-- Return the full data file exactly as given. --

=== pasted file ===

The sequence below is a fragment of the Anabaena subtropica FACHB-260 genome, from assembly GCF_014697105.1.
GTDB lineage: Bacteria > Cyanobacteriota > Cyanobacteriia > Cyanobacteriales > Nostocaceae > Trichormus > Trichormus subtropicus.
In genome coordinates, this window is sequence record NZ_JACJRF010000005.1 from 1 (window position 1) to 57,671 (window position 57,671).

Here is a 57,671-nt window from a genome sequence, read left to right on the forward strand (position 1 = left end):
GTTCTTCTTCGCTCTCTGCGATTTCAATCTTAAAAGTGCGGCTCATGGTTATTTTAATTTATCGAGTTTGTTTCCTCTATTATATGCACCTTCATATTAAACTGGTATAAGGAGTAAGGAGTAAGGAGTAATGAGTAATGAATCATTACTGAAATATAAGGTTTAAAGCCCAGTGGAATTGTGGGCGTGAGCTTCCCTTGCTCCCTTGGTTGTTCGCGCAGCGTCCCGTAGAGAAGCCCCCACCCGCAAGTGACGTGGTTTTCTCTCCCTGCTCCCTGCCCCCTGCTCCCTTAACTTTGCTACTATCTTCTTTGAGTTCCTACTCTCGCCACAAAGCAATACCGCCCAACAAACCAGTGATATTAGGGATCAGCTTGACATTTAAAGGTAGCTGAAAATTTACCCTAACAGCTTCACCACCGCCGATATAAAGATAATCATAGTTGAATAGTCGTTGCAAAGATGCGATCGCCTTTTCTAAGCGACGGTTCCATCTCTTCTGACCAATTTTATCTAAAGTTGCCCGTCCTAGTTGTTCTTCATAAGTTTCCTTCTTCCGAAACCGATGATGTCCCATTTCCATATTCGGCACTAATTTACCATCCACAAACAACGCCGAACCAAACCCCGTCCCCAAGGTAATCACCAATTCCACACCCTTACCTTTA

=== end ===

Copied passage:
The sequence below is a fragment of the Anabaena subtropica FACHB-260 genome, from assembly GCF_014697105.1.
GTDB lineage: Bacteria > Cyanobacteriota > Cyanobacteriia > Cyanobacteriales > Nostocaceae > Trichormus > Trichormus subtropicus.
In genome coordinates, this window is sequence record NZ_JACJRF010000005.1 from 1 (window position 1) to 57,671 (window position 57,671).

Here is a 57,671-nt window from a genome sequence, read left to right on the forward strand (position 1 = left end):
GTTCTTCTTCGCTCTCTGCGATTTCAATCTTAAAAGTGCGGCTCATGGTTATTTTAATTTATCGAGTTTGTTTCCTCTATTATATGCACCTTCATATTAAACTGGTATAAGGAGTAAGGAGTAAGGAGTAATGAGTAATGAATCATTACTGAAATATAAGGTTTAAAGCCCAGTGGAATTGTGGGCGTGAGCTTCCCTTGCTCCCTTGGTTGTTCGCGCAGCGTCCCGTAGAGAAGCCCCCACCCGCAAGTGACGTGGTTTTCTCTCCCTGCTCCCTGCCCCCTGCTCCCTTAACTTTGCTACTATCTTCTTTGAGTTCCTACTCTCGCCACAAAGCAATACCGCCCAACAAACCAGTGATATTAGGGATCAGCTTGACATTTAAAGGTAGCTGAAAATTTACCCTAACAGCTTCACCACCGCCGATATAAAGATAATCATAGTTGAATAGTCGTTGCAAAGATGCGATCGCCTTTTCTAAGCGACGGTTCCATCTCTTCTGACCAATTTTATCTAAAGTTGCCCGTCCTAGTTGTTCTTCATAAGTTTCCTTCTTCCGAAACCGATGATGTCCCATTTCCATATTCGGCACTAATTTACCATCCACAAACAACGCCGAACCAAACCCCGTCCCCAAGGTAATCACCAATTCCACACCCTTACCTTTA